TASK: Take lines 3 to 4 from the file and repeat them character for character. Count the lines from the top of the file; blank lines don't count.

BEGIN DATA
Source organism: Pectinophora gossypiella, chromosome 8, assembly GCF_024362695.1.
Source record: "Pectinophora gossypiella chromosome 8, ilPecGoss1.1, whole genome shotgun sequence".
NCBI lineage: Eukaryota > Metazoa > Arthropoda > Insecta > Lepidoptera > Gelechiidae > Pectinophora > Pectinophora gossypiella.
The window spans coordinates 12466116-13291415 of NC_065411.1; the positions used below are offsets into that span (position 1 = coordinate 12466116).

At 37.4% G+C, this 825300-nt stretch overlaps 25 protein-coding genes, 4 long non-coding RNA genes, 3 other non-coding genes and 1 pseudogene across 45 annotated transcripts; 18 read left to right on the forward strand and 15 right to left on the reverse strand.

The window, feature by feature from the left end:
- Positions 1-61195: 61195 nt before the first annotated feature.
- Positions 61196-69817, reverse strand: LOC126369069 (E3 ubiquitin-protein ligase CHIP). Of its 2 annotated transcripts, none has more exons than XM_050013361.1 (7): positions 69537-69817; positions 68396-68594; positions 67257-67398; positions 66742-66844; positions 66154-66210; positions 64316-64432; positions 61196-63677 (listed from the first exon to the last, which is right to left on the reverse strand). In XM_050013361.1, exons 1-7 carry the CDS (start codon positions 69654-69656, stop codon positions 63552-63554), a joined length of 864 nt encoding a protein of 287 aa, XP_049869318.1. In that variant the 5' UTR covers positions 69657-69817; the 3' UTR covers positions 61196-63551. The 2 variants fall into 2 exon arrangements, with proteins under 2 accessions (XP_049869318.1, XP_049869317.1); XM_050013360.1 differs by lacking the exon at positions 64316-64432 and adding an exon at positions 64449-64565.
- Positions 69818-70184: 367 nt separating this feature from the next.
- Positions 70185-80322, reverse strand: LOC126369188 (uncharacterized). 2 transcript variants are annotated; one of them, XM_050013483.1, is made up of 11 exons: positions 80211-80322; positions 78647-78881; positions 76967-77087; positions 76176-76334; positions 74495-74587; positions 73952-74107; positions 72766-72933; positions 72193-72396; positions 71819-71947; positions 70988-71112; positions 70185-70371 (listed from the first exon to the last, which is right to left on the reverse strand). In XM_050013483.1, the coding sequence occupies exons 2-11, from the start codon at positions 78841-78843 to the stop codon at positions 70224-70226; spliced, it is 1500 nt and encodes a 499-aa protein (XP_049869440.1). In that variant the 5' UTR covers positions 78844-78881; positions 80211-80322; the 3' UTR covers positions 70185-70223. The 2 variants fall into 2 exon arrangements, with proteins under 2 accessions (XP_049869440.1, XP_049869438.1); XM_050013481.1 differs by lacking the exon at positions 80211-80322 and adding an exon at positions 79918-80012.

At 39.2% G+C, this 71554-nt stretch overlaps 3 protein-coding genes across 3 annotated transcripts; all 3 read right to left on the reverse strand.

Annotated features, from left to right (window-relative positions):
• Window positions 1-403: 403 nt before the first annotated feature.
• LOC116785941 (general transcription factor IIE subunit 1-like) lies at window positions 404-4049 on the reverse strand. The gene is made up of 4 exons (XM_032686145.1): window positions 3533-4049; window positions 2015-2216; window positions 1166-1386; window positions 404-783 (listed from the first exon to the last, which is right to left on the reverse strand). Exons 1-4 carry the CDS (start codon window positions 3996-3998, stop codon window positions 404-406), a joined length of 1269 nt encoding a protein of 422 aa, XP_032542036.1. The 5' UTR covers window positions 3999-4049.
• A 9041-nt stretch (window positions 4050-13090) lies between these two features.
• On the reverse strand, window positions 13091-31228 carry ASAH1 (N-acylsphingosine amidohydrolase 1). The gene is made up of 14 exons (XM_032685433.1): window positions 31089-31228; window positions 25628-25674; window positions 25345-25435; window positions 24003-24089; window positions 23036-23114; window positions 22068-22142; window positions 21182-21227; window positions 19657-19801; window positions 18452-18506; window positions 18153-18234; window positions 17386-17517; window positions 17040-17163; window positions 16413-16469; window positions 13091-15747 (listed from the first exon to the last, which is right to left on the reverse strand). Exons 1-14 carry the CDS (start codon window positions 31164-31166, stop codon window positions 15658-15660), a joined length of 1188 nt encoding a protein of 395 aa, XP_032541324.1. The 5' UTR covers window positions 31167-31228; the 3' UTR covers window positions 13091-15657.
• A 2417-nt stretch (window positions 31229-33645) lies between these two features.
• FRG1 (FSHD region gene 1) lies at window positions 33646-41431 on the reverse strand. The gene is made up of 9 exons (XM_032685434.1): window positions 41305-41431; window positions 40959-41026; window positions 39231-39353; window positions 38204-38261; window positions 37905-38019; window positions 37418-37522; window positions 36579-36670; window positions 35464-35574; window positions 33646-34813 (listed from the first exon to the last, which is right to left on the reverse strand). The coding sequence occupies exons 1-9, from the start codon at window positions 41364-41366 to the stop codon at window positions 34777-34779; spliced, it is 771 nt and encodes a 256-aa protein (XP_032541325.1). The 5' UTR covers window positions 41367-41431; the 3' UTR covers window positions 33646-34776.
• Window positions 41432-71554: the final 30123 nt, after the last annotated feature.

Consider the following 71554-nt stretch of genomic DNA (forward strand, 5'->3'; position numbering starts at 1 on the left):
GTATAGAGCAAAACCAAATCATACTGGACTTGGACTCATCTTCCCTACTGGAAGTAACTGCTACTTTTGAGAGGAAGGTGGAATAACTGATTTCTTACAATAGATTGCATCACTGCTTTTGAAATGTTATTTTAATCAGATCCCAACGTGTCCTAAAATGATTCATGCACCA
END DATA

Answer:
NCBI lineage: Eukaryota > Metazoa > Arthropoda > Insecta > Lepidoptera > Gelechiidae > Pectinophora > Pectinophora gossypiella.
The window spans coordinates 12466116-13291415 of NC_065411.1; the positions used below are offsets into that span (position 1 = coordinate 12466116).